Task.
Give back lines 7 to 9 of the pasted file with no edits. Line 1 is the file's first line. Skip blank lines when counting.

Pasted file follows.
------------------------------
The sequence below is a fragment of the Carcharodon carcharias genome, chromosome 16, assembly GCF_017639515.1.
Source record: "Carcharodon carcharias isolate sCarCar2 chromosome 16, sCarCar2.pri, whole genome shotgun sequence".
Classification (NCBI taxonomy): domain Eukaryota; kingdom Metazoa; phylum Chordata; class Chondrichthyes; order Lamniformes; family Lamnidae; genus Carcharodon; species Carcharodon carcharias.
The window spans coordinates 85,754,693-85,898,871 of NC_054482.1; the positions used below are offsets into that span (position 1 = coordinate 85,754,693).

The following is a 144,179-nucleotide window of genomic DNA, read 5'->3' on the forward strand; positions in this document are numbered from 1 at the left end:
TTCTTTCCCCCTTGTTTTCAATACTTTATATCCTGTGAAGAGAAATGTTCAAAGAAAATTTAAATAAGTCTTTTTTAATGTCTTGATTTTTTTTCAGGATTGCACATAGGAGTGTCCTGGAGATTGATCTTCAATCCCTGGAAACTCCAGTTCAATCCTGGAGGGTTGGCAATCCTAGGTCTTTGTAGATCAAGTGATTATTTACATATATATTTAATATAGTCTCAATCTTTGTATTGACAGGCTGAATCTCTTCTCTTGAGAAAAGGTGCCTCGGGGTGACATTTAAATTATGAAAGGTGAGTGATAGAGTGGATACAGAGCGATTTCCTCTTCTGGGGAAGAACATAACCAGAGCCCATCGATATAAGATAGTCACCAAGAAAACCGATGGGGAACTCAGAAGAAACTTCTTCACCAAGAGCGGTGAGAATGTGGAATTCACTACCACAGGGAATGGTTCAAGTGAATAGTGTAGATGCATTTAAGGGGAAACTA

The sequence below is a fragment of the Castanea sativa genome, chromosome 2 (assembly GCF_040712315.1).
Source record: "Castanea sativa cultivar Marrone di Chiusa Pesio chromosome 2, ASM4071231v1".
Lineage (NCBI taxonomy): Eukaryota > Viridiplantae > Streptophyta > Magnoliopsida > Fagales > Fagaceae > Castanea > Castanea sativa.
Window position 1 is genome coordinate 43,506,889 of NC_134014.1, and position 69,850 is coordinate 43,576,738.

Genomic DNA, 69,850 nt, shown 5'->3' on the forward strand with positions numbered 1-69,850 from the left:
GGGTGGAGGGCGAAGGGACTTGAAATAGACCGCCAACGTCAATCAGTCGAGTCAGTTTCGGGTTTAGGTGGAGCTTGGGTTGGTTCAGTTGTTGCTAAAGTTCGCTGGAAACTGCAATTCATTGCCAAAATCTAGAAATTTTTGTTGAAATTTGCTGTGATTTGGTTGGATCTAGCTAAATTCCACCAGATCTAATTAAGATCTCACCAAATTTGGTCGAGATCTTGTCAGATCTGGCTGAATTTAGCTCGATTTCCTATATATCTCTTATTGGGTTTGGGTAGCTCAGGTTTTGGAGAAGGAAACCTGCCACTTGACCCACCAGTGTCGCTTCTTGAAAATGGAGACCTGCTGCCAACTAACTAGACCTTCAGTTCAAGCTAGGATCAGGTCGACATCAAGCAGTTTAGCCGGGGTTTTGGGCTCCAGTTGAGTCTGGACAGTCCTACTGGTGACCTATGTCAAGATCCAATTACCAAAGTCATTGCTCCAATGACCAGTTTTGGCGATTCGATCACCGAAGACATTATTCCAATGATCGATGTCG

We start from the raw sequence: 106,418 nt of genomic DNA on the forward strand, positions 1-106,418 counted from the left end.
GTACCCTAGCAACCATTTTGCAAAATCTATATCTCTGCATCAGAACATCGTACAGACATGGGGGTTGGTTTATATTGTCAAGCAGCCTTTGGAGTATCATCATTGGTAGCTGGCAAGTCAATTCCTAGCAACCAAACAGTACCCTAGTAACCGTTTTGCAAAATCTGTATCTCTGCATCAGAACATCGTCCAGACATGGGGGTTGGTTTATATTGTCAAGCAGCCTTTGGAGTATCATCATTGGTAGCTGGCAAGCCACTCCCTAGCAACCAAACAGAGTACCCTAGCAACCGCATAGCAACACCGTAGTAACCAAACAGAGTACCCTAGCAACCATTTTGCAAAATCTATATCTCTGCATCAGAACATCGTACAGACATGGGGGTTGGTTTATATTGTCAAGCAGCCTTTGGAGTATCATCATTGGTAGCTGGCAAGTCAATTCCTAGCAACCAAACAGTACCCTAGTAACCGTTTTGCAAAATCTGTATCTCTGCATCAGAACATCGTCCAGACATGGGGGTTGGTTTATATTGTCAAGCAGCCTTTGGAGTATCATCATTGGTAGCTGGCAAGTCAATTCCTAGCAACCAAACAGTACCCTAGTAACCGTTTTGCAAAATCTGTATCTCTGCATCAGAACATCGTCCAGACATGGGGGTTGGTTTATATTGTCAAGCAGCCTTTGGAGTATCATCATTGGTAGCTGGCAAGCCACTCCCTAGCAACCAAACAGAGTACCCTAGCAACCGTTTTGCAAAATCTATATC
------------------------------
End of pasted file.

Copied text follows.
The sequence below is a fragment of the Castanea sativa genome, chromosome 2 (assembly GCF_040712315.1).
Source record: "Castanea sativa cultivar Marrone di Chiusa Pesio chromosome 2, ASM4071231v1".
Lineage (NCBI taxonomy): Eukaryota > Viridiplantae > Streptophyta > Magnoliopsida > Fagales > Fagaceae > Castanea > Castanea sativa.